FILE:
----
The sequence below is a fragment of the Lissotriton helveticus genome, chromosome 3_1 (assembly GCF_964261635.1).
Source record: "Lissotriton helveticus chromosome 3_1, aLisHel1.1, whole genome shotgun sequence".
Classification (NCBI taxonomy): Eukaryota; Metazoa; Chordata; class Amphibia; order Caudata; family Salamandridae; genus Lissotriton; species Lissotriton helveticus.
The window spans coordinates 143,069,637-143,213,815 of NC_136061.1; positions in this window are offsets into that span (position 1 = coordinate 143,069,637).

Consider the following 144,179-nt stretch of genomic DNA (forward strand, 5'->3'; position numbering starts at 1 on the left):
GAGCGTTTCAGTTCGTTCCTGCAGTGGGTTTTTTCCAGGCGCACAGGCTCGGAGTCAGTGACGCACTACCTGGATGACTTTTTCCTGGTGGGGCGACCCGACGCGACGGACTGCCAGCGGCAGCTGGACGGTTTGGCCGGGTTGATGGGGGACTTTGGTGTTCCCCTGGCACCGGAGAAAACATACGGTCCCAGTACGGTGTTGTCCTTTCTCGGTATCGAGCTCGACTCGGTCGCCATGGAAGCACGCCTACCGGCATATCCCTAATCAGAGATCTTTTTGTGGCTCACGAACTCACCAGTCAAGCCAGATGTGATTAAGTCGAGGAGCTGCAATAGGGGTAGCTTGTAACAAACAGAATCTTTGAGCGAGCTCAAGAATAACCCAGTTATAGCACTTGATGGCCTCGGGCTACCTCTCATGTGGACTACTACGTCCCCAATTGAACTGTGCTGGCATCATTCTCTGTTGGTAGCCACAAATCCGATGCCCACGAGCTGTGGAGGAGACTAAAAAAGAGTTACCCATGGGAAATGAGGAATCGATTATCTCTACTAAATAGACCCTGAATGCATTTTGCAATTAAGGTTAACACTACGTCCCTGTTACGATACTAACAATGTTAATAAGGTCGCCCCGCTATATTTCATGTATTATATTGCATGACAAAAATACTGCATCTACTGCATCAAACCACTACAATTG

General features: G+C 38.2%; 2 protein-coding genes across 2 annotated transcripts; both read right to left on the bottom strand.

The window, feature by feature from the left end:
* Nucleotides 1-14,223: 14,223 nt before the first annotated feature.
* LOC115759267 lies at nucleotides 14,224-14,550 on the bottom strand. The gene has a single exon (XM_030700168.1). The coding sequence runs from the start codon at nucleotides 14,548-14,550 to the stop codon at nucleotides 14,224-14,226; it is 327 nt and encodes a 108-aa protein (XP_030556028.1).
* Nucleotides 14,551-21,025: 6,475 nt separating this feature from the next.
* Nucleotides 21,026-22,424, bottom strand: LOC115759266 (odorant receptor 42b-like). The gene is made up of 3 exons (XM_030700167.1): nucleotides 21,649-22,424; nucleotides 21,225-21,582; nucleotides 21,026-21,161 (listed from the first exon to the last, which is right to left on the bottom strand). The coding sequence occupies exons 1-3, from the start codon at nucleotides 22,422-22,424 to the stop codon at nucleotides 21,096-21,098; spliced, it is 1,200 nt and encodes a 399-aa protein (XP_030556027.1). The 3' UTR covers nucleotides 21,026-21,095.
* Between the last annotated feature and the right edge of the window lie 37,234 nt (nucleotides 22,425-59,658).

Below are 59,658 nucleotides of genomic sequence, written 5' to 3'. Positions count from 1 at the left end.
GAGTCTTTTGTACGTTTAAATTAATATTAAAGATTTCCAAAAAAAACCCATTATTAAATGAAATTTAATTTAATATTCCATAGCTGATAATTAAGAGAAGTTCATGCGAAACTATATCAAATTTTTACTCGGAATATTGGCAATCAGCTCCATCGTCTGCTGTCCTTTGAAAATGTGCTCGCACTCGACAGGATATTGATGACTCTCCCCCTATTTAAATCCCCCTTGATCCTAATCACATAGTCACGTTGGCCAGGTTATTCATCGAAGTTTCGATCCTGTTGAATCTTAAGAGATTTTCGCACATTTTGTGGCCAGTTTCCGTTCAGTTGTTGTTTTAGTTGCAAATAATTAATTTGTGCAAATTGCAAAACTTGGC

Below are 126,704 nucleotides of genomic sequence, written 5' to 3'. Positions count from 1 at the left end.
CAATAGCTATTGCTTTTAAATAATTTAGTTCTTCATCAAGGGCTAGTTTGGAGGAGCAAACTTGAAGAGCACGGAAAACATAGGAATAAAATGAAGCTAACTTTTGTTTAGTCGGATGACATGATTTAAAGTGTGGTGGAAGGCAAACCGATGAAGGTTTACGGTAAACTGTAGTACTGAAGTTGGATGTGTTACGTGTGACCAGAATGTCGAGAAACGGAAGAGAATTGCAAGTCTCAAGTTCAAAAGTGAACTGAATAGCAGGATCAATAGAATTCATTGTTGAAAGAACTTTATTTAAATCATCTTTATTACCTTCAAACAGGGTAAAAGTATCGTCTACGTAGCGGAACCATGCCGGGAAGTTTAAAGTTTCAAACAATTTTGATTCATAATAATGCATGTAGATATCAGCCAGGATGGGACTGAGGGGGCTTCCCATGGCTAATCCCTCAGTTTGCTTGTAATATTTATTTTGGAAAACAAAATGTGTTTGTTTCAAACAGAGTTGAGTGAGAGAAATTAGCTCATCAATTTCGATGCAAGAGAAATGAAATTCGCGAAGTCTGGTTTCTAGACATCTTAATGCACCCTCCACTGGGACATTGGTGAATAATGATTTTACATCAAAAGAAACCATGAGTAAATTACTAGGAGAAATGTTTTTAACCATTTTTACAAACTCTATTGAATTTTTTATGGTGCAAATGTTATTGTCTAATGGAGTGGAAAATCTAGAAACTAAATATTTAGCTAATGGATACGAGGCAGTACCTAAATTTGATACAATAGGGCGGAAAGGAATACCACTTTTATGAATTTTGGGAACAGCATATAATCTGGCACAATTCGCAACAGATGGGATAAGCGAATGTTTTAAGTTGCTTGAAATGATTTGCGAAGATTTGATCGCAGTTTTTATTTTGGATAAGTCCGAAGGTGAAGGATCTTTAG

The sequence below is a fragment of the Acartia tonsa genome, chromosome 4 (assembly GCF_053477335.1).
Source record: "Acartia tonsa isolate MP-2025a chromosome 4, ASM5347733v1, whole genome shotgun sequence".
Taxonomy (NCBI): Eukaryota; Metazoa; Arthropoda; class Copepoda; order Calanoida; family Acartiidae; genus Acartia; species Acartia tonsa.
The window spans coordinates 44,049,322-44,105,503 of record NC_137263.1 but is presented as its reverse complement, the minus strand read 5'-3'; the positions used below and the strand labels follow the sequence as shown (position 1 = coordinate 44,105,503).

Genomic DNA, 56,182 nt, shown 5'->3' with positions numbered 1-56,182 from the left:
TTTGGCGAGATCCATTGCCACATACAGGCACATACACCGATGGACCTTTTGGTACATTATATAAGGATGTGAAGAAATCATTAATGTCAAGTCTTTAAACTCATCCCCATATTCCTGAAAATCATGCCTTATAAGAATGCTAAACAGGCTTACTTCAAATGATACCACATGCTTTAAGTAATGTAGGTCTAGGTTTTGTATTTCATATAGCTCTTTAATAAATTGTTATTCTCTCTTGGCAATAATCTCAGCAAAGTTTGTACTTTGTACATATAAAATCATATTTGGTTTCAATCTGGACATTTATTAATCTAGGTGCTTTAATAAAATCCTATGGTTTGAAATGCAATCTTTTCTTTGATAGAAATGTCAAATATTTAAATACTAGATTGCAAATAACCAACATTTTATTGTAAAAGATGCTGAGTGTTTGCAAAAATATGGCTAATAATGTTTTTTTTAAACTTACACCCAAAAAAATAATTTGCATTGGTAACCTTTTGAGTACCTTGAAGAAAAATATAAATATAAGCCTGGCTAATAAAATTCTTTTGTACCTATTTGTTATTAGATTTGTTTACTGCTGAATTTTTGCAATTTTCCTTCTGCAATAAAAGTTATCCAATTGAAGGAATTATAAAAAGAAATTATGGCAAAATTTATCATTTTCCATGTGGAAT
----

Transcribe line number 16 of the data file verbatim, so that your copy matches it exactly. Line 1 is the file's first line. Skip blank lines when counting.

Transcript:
Below are 126,704 nucleotides of genomic sequence, written 5' to 3'. Positions count from 1 at the left end.